Aziza Brahim – Mawja

Aziza Brahim’s homeland of Western Sahara is listed by the UN as the last remaining colony in Africa. Under Spanish control until 1976, the territory was then annexed by Morocco and has been under occupation ever since. Denied self-determination, many of its people, the Sahrawi, were forced into exile in refugee camps in the Algerian desert. Those camps are where Brahim was born, her mother having fled the family’s ancestral home following Morocco’s military invasion.


Growing up, Brahim recalls singing as the principal form of entertainment, and she was soon setting to music the verse of her grandmother, Lkhadra Mint Mabruk, a celebrated Sahrawi writer, revolutionary and feminist hero known as “the poet of the rifle”.


In her teens Brahim was educated in Cuba before returning to the desert in 1995, where she joined the National Sahrawi Music Group. She then chose Spain as a suitable base from which to raise the plight of her oppressed people via her music.

After releasing her debut album in 2012 – which included settings of her grandmother’s poems – she was signed by Glitterbeat, for whom she has recorded a series of proudly defiant albums full of moving songs yearning for her homeland and espousing the cause of freedom.

A fearless moderniser who at the same time sounds somehow ancient, her work to date has found acclaim in world music circles without making the transition from a WOMAD audience to the mainstream in the way that, say, Tinariwen have done.  Deeply rooted and yet sonically adventurous, Mawja should, if there is any justice, change that.


‘Mawja’ means ‘wave’ in the Hassaniya dialect of Arabic, a reference to the radio signal which growing up in the refugee camp kept her in touch with the outside world and the electronic “waves” that now carry her music and the story of her people to a wider audience.

Since her last album, 2019’s Sahari, much has happened to turn Brahim’s universe upside down and the travails have fed into Mawja to create her most accomplished and rounded work to date. With her mother, brothers and sisters and one of her daughters still living in the barren region of the Algerian desert known as The Devil’s Garden, she suffered a crisis of anxiety, characteristic of many exiles separated from their loved ones, which was exacerbated by the Covid pandemic. Then in November 2020 the uneasy 30-year ceasefire between Morocco and the Polisario Front, the armed wing of the Sahrawi liberation movement, broke down and fighting resumed.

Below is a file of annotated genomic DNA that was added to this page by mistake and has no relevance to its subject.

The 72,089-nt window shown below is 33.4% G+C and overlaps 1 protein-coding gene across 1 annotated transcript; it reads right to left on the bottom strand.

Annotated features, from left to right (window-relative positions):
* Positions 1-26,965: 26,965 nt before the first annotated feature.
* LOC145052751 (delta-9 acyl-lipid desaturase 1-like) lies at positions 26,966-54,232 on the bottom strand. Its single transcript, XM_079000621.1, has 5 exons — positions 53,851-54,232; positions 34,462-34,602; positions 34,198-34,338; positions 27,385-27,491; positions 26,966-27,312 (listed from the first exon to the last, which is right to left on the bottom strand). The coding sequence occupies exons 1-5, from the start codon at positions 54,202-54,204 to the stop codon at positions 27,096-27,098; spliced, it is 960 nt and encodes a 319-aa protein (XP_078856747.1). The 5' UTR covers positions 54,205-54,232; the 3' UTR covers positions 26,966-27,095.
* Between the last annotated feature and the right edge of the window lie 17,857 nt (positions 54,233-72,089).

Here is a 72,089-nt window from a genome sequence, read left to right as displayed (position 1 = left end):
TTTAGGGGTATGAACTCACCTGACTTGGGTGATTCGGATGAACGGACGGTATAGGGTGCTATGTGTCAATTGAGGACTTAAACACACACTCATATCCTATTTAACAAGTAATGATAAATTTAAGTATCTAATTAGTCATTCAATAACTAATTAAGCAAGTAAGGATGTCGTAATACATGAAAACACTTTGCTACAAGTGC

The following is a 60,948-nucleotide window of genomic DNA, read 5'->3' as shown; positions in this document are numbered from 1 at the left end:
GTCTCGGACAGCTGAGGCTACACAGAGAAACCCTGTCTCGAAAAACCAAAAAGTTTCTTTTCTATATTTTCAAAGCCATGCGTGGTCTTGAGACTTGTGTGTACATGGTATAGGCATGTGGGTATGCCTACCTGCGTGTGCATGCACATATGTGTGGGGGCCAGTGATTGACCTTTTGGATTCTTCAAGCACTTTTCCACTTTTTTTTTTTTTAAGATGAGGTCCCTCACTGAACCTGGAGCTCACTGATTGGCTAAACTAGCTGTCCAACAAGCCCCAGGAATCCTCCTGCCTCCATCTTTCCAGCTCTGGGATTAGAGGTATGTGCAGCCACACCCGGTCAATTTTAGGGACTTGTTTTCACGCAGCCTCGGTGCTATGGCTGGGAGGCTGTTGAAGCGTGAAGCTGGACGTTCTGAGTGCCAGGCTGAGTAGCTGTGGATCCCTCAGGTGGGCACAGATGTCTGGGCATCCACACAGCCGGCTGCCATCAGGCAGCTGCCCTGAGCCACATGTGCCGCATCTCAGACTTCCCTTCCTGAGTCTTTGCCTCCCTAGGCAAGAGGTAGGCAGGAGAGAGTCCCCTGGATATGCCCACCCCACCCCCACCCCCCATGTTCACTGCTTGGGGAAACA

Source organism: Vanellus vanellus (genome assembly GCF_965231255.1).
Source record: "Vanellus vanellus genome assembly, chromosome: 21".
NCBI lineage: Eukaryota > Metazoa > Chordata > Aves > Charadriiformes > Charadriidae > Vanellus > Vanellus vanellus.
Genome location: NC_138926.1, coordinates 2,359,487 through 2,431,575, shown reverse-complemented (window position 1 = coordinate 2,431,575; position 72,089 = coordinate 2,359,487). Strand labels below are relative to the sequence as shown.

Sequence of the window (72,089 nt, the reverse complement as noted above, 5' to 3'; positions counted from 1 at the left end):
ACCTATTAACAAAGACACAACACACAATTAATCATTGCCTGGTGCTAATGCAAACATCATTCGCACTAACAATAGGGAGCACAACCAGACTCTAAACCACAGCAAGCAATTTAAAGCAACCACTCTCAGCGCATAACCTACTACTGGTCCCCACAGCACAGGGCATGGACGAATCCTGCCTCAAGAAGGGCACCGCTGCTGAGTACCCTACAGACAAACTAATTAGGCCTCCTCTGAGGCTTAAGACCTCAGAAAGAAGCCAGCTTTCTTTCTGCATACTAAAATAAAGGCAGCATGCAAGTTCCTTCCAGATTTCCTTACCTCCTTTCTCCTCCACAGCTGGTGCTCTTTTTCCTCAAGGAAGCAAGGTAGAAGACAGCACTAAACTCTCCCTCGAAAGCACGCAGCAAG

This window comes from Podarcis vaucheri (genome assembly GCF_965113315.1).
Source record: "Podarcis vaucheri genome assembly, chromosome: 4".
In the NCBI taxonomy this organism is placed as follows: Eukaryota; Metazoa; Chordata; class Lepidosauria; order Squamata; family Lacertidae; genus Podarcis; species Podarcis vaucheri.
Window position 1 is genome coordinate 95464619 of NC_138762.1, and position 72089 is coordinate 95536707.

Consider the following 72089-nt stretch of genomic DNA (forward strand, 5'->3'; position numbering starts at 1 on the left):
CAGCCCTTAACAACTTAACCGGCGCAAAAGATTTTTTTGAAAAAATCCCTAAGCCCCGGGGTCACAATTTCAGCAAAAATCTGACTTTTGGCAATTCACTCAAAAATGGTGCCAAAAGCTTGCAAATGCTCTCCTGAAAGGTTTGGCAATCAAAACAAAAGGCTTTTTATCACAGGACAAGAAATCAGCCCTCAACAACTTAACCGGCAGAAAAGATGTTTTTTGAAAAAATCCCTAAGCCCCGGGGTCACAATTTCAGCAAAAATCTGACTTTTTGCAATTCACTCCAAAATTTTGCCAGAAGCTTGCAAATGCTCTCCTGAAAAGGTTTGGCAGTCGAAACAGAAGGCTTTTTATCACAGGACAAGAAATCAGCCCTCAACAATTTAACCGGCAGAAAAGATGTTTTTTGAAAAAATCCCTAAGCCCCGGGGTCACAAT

In 2022 came the death of the grandmother whose revolutionary poetry Brahim had sung so stirringly and who had taught her to be “proud and tenacious” in the face of adversity. Out of anguish, though, came inspiration, and the spirit of the great matriarch permeates the album from “Duaa”, a blues-drenched prayer in her honour, to the tender tribute “Ljaima Likbira”.

Brahim’s default musical currency is a resonant African desert blues freighted with a mournful yet defiant passion, but with a distinctly feminist perspective that is as different from Ali Farka Toure or Tinariwen as, say, Bessie Smith was from John Lee Hooker or Robert Johnson.

It’s a potent and compelling sound, inextricably linked to the resistance struggle but with an inherent dignity and elegance – not merely a cry of protest at oppression but a celebration of a proud culture, too. Her country may have no official status but it “exists without restrictions in our words, in our memory and in our voices.”

Playing the traditional Sahrawi hand drum known as the tabal and accompanied by Western rock instrumentation, her soulful voice has a delectably creamy tone capable of subtly different emotional shading. With its flute and chiming guitar there’s a folkish vibe to “Marhabna 2.1” (‘Welcome’), a syncopated reimagining of the opening track on her 2012 album. There’s more of a defiant edge to “Haiyu Ya Zawar” (‘Cheer, Oh Revolutionaries’), a song of resistance and struggle with some thrilling flamenco-style guitar played on a Cuban tres, while the raw, fiery blues-rock of “Metal Madera” was inspired by Brahim’s admiration for The Clash.

Amid the militant rallying cries there’s a healthy dose of myth and magic, too, particularly on the gently swaying “Bubisher” about a legendary bird, the appearance of which in Sahrawi folklore is meant to be a portent that better times are on the way. The Sahrawi, it seems, desperately need another sighting. Meanwhile, Mawja is an eloquent homage to the indomitable spirit and rich culture of Brahim’s troubled but proud people.